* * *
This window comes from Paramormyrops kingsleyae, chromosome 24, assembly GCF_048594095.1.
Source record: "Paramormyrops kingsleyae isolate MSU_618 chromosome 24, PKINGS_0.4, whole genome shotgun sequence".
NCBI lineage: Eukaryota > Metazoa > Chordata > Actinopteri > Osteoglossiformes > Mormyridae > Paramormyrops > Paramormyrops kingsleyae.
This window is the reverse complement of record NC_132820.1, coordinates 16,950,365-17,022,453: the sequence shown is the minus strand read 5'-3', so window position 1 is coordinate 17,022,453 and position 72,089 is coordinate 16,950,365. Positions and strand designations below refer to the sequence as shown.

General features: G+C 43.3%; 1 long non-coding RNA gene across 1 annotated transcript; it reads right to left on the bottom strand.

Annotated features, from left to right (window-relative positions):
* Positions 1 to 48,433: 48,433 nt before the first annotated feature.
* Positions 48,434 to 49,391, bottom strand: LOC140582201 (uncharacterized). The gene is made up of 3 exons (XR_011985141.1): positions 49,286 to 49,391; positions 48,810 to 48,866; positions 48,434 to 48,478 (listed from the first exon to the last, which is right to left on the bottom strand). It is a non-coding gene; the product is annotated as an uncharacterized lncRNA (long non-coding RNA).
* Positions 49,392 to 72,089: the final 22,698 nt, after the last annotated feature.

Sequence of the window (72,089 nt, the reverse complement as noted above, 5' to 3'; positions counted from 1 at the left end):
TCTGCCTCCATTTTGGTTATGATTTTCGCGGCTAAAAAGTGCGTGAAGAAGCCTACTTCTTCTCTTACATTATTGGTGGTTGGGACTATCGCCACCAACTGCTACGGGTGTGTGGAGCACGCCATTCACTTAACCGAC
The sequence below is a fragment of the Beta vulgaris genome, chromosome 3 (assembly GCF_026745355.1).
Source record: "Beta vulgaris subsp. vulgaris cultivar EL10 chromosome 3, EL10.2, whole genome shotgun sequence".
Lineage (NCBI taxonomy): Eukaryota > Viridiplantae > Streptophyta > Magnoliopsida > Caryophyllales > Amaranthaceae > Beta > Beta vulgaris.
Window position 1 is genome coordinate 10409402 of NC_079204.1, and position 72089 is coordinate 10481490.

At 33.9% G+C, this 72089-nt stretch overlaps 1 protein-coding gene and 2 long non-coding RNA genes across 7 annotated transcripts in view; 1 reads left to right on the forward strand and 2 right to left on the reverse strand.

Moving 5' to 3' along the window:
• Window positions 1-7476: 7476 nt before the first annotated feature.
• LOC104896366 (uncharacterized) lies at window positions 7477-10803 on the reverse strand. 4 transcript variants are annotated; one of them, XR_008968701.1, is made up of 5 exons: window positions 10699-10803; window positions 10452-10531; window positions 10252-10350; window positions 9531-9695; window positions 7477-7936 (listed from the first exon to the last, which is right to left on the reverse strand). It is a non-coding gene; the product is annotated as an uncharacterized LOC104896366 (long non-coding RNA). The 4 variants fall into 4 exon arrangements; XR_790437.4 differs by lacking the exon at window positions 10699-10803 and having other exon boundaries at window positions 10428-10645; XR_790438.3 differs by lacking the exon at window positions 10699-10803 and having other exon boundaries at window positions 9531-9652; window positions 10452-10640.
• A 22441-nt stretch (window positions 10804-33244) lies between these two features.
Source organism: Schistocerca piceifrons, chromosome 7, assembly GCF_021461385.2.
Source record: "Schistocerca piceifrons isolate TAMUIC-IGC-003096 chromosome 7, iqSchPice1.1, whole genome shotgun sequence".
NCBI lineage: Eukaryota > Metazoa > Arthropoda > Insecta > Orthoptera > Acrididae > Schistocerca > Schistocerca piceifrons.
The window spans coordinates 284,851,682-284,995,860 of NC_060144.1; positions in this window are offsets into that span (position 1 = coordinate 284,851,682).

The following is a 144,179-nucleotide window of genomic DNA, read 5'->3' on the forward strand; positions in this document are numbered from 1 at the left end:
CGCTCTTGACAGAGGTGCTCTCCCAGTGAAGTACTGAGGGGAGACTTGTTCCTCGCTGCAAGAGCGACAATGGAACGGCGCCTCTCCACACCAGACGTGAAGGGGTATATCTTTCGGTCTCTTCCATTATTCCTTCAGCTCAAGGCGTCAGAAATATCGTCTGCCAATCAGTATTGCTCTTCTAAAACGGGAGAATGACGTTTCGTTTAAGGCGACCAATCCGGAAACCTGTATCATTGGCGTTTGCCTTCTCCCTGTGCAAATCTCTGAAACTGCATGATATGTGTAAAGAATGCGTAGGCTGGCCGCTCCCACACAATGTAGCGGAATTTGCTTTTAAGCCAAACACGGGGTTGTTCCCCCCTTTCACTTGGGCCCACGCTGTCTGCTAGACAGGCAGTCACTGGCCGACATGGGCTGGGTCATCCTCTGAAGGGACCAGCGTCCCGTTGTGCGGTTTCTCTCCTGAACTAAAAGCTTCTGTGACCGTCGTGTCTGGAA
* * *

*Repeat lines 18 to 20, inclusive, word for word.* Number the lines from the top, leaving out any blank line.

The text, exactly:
• Window positions 1-7476: 7476 nt before the first annotated feature.
• LOC104896366 (uncharacterized) lies at window positions 7477-10803 on the reverse strand. 4 transcript variants are annotated; one of them, XR_008968701.1, is made up of 5 exons: window positions 10699-10803; window positions 10452-10531; window positions 10252-10350; window positions 9531-9695; window positions 7477-7936 (listed from the first exon to the last, which is right to left on the reverse strand). It is a non-coding gene; the product is annotated as an uncharacterized LOC104896366 (long non-coding RNA). The 4 variants fall into 4 exon arrangements; XR_790437.4 differs by lacking the exon at window positions 10699-10803 and having other exon boundaries at window positions 10428-10645; XR_790438.3 differs by lacking the exon at window positions 10699-10803 and having other exon boundaries at window positions 9531-9652; window positions 10452-10640.
• A 22441-nt stretch (window positions 10804-33244) lies between these two features.